Time-consuming: More complex tasks that take up a lot of time might not need our direct involvement at every stage. So let others do the heavy lifting on that research project, and we can step back in when decisions need to be made and next steps agreed.
Teachable: Even quite complex tasks can usually be broken down into sub-tasks and even systematised or made into a process than can be taught to others.
Terrible at: We can’t be good at everything and one of the joys of teamworking is that there will be others who can compensate for our “allowable weaknesses”. So, we shouldn’t feel bad about delegating preparation for that presentation to someone who has a better grasp of PowerPoint.
Time sensitive: Tasks that are time-sensitive might compete with other priorities. If we delegate some of them, they can be done concurrently.
As a guide, Blake has also created a list of things she herself has delegated recently using her six T techniques.
There may be times where we need to delegate basic admin or other straightforward tasks, but, where we can, we should aim to delegate interesting work too. Think about what our team needs to achieve as a whole, and how that might break down into more or less interesting tasks that can be shared out fairly.
It’s also good practice to delegate whole tasks or projects rather than disjointed parts. For example, if we need to find a new supplier, consider delegating the whole process from research through to shortlisting and involvement in the decision, rather than having someone dip in and out at different stages. As well as making briefing more straightforward, it will give people a sense of ownership and motivating levels of agency and autonomy.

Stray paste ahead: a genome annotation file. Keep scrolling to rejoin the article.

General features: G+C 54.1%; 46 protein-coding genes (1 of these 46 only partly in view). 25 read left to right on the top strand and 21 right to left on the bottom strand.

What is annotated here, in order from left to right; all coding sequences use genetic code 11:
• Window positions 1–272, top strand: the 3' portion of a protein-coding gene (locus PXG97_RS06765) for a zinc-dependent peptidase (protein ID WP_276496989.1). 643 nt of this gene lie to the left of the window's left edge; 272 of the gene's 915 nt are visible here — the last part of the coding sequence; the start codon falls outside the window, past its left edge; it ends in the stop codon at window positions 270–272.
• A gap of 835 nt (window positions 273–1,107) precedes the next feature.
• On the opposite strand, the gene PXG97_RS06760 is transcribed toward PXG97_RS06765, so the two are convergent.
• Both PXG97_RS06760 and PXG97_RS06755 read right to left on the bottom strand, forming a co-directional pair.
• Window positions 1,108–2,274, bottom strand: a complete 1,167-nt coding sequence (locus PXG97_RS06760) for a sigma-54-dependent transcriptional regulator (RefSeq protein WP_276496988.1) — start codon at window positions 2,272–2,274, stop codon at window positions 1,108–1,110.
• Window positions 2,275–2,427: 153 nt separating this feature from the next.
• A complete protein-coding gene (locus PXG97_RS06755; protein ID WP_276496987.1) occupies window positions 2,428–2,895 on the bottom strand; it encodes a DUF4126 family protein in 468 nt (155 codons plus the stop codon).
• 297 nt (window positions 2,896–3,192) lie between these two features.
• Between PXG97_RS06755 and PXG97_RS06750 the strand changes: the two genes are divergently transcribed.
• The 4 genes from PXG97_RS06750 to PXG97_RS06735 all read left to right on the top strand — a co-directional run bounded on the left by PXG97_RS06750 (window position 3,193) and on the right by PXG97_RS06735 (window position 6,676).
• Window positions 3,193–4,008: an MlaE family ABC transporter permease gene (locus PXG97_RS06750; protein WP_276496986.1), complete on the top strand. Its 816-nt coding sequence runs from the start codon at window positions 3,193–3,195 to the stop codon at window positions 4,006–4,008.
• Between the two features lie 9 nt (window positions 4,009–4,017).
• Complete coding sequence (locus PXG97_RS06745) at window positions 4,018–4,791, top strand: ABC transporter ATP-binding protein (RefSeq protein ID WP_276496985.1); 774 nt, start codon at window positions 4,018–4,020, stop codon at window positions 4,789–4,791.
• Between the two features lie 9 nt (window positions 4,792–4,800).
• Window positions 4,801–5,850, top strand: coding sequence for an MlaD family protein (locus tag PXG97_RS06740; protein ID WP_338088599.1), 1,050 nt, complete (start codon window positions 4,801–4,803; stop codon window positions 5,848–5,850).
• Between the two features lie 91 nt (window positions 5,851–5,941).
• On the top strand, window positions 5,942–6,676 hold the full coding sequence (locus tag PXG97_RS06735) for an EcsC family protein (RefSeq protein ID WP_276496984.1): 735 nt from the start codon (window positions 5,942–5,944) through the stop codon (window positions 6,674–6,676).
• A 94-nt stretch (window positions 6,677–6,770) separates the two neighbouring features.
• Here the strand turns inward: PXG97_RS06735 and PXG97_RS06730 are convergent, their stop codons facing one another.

Find the right person
As we’ve already seen, a key element of delegation that delivers the right outcomes is to match the tasks to be delegated with people with the right skills, experience, strengths and commitment. When time is tight, we might want to go with the option that will deliver the best outcome in the (limited) time available. Or, if the risk associated with a project is high, we might want to pick a known quantity.
But delegation is also about providing development opportunities. The right levels of stretch and challenge will help people to learn new skills, improve their performance – and also build team capability. This might be more time-consuming for us but, as we’ve seen, it can be an investment worth making. For example, asking a team member who tends not to contribute in meetings to chair the next team meeting can (with the right support) help that person to develop more confidence in group discussions.
People will also need the time and space to be able to take the task on, which might involve some negotiation with them early on.
For coach, Sabina Nawaz, delegation often has to come with coaching built in. She has developed her delegation dial to “evaluate employee skills and guide tasks while still empowering the employee to be responsible for the final deliverable.”
We first need to find out how much someone already knows about the task at hand. Then we need to adopt a style of delegation that – with a nod to Tannenbaum and Schmidt – matches that person’s competence level. With a less experienced colleague, that might involve having them shadow and observe us while we do something ourselves (Do) or giving them precise instructions (Tell). In the middle, it’s all about the “why”, reinforcing context and shared ownership (Teach). At the other end of the dial, we might prompt someone to think about what they’ve learnt to reinforce their autonomy (Ask) or simply be in the slips in case we’re needed (Support).